Kensu’s defense attorney Imran Syed of the Michigan Innocence Clinic appears in several sections of the video above, as “Kensu’s attorney.”
Michigan AG Dana Nessel’s Conviction Integrity Unit (CIU) denied lifer Temujin Kensu’s application for exoneration May 17
Valerie Newman, head of the Wayne County CIU, acting as Nessel’s “Special Asst. AG,” wrote the denial letter
What does Newman’s role in denying relief to Kensu mean for 1,700 applicants waiting in the Wayne County CIU?
Kensu was 400 miles away from Port Huron, the site of the 1986 murder of Scott Macklen with which he is charged, according to multiple witnesses
“. . .Kensu could not have committed and did not in fact commit the crime for which the state is taking away the entire rest of his life, now 35 years on.” U.S. Reps. Andy Levin and Rashida Tlaib, Michigan Sen. Stephanie Chang
David Shelton, whose DNA as a Black man ruled out the crime of rape and murder for which he has served 28 years, is among 1000+ AG/CIU applicants–what is planned in their cases?
By Diane Bukowski
May 30, 2022
DETROIT–The denial of relief for Michigan lifer Temujin Kensu, now 59, by state Attorney General (AG) Dana Nessel’s Conviction Integrity Unit on May 17 has brought about a firestorm of support for Kensu and scathing criticism of the CIU’s action.
It was not based on an evaluation of his ACTUAL INNOCENCE, but instead on AG guidelines derived from state court rules, despite the Attorney General’s broad discretionary powers. Those rules are superseded by state law MCL 770.1, which says a judge can grant a new trial “when it appears to the court that justice has not been done.”
Paula Kensu, Temujin’s fiancée, called the denial “a duplicitous action intended to deny Temujin Kensu freedom from his wrongful conviction/life sentence for a murder that absolutely everybody knows he did not commit.”
Multiple witnesses have testified that Kensu was in Escanaba, 400 miles away from Port Huron, the site of the murder for which he is charged, when it happened.
Kensu has been in prison since 1986, convicted of the murder of Scott Macklem in the parking lot of St. Clair Community College in Port Huron. Macklem’s fiancée was Kensu’s former girlfriend. The prosecution claimed the motive was jealousy. To refute the testimony of numerous witnesses at trial that Kensu was 400 miles away when the murder happened, Asst. Prosecutor Robert Cleland, now a U.S. District Court Judge, claimed Kensu, who was penniless, “could have” chartered a plane and flown to Port Huron to kill Macklem.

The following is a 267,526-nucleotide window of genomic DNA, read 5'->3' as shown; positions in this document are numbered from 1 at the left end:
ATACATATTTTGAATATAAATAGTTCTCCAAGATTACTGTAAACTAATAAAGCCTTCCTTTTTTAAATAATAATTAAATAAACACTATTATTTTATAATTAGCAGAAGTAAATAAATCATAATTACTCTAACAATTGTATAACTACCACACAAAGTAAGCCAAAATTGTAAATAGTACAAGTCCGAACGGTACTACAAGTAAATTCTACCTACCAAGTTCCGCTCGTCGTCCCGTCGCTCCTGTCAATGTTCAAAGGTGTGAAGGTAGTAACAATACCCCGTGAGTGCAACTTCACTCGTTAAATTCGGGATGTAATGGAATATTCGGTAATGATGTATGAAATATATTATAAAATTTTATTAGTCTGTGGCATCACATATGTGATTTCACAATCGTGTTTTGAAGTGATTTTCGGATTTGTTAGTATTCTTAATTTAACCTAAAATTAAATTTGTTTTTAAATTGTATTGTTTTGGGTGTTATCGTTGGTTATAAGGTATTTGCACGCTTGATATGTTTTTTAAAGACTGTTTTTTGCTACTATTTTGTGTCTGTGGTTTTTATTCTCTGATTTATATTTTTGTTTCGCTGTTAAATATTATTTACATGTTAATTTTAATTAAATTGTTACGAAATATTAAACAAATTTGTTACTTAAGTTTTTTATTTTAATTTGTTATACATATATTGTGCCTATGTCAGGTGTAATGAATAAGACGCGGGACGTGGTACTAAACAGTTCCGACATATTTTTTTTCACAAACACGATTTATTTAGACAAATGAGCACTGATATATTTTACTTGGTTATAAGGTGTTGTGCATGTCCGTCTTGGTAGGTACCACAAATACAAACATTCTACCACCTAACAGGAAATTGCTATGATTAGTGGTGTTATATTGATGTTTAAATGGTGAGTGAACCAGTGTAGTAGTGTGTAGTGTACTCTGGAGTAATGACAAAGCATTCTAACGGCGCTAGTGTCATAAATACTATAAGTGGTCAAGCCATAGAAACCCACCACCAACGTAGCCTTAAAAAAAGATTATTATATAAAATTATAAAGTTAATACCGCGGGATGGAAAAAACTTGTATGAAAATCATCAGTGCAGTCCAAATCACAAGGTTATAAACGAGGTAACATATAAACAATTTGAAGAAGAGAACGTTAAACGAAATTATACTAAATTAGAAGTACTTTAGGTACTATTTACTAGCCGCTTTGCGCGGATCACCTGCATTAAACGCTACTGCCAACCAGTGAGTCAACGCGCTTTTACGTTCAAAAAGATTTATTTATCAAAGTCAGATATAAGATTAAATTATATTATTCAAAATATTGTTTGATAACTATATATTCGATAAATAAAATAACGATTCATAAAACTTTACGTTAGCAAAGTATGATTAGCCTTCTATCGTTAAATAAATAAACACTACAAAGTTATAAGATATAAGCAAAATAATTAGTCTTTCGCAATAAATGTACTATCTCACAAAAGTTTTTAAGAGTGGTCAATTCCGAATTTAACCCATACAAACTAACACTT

U.S. District Court Judge Denise Page Hood (now Chief Judge) cited prosecutorial misconduct as one reason for granting Kensu’s “habeas” appeal. It was later overturned by the Sixth Circuit Court of Appeals on a minor technicality.
In 2020, Michigan Gov. Gretchen Whitmer denied clemency to Kensu, based on a recommendation of the Michigan Parole Board, which generally focuses only on the original charge brought against a prisoner.
On May 23, U.S. Reps. Andy Levin, D-Bloomfield Township, and Rashida Tlaib, D-Detroit, and Michigan Sen. Stephanie Chang, D-Detroit told Whitmer in a letter:
“We were deeply disappointed to learn that the Michigan Attorney General’s Conviction Integrity Unit, known as the CIU, has declined to pursue the release of Temujin Kensu, an innocent Michigander who has been in prison for more than three decades. . . despite no physical evidence connecting him to the murder and several vetted eyewitnesses who place him more than 400 miles away from the scene of the crime, Kensu remains imprisoned.”
They continued, “As longtime advocates for social justice, we believe that we must do more for Temujin Kensu and all wrongfully imprisoned individuals across the globe. In Kensu’s case, all available options for relief must be pursued. The court allows for relief based on actual innocence and, Article V, Section 14 of the Michigan Constitution confers upon our Governor the power to ‘grant reprieves, commutations and pardons after convictions for all offenses, except cases of impeachment.’ We pray that those with the power to grant relief conduct a full review and grant relief to Mr. Kensu.”
Valerie Newman’s May 17 letter to Kensu’s defense attorney, Imran Syed of the Michigan Innocence Project, said she had been appointed as special assistant to the AG to review Kensu’s case due to a “conflict” within the CIU involving its Director Robyn Frankel. She declared Kensu’s case had been closed without action.